Crossing guard honored for saving student’s life

By: Kristyne E. Demske | St. Clair Shores Sentinel | Published June 15, 2016

 Molly Cornwall, 7, stands with Summer Bremer, the crossing guard honored by the city for pushing Molly out of the way of an oncoming car 
in October.

Molly Cornwall, 7, stands with Summer Bremer, the crossing guard honored by the city for pushing Molly out of the way of an oncoming car in October.

Photo by Kristyne E. Demske

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ST. CLAIR SHORES — From September to June, they’re stationed throughout the city.

With a friendly smile and a wave, crossing guards are the first line of defense between children and traffic.

Despite that, most parents don’t ever think that the guard will be called upon to save their child’s life.

On Oct. 1, however, crossing guard Summer Bremer did just that.

At her post at Ardmore Park and Greater Mack Avenue, Bremer enjoys watching the children who attend school with her own children. She became a crossing guard two years ago, but this is her first year in the spot directly across from her children’s school.

Molly Cornwall, a first-grader who was 6 years old in October, lives just three houses away from her school. Her mom, Brigitte Cornwall, said that they see “Miss Summer” all the time because of that. On the first day of October, Cornwall said, Bremer started to go out into the street “as she always does,” raising her stop sign to alert drivers that a group of children were crossing to get to school.

Molly was right next to Bremer — and Brigitte Cornwall right behind Molly — when it happened.

“(The driver) was very distracted and went right through the crosswalk,” Cornwall said. “Superhero Summer here tossed Molly right out of the way.”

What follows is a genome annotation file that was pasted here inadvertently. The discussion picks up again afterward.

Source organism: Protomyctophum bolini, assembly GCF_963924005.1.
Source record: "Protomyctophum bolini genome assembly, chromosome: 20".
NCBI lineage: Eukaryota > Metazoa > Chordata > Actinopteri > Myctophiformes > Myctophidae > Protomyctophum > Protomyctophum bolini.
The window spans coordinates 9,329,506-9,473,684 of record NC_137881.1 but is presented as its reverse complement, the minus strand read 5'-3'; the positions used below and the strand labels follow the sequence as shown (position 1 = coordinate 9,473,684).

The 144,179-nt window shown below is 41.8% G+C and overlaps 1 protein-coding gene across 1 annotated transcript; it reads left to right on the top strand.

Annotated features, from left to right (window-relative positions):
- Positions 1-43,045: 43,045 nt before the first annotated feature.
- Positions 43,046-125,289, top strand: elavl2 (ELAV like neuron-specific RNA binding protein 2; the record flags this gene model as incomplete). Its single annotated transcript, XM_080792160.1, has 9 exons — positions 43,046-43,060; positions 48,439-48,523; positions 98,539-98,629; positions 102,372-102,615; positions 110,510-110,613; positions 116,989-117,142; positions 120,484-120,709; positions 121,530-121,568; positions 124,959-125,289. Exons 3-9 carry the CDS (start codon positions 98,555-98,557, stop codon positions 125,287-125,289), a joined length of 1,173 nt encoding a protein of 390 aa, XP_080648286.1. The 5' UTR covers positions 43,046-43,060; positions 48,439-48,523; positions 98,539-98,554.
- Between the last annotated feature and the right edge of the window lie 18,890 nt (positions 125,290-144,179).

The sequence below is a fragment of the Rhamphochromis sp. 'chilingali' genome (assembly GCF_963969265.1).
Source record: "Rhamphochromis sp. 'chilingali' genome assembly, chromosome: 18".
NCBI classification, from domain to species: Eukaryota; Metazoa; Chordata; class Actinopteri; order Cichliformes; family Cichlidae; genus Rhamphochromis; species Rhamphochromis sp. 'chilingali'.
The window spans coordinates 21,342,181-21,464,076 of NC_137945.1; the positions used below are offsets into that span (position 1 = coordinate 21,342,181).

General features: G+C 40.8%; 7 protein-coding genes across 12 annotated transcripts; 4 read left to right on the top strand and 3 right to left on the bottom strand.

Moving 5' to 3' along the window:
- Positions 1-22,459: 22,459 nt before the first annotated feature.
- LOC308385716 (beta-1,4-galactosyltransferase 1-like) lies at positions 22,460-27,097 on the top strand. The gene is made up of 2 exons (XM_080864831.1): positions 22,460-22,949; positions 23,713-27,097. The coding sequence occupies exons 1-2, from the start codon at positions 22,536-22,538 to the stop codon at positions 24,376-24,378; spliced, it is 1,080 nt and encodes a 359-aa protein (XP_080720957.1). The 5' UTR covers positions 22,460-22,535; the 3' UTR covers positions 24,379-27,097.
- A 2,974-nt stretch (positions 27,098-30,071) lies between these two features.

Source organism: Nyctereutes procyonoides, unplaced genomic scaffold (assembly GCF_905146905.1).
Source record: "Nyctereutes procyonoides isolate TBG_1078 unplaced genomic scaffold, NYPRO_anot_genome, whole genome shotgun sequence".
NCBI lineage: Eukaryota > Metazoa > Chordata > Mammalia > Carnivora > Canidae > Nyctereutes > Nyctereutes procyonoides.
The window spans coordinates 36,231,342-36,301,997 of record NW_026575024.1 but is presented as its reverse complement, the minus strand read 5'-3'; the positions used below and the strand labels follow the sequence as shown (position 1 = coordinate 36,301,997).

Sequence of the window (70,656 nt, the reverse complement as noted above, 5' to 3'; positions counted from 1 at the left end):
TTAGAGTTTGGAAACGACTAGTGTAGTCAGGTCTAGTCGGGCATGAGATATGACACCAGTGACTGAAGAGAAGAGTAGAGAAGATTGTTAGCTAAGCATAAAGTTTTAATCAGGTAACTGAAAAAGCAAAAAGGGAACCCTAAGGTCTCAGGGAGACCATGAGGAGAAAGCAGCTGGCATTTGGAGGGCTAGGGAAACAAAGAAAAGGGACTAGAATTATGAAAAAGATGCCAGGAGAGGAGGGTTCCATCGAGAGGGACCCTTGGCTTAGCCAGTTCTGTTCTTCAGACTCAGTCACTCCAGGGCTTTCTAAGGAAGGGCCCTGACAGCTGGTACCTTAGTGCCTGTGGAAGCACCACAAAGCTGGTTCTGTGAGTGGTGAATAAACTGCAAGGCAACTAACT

Bremer was honored with a proclamation by City Council June 6, which stated that when Bremer pushed Molly back into her mother’s arms, the car came so close to Bremer that her stop sign actually hit the car.

“I was right behind her (Molly),” Cornwall said. “She (Bremer) truly saved her life. He was probably going at least 25, 30 miles per hour.”

Bremer said she’s had close calls with drivers and children almost colliding before, but never that close.

“The drivers around the school are horrific,” she said, adding that the area she covers has a lot of walkers and seems to be one of the busiest crosswalks in the city.

The city chose to recognize Bremer because “the mayor and council of St. Clair Shores deem it fitting and proper to publicly recognize those individuals whose heroic qualities are exemplified in their service to the community,” according to the proclamation read by Mayor Kip Walby.

Bremer, however, said she just enjoys her job because she loves interacting with the kids.

“I’ve been a parent at Ardmore for 10 years,” she said. “I’m there to get to know who my kids (know).”

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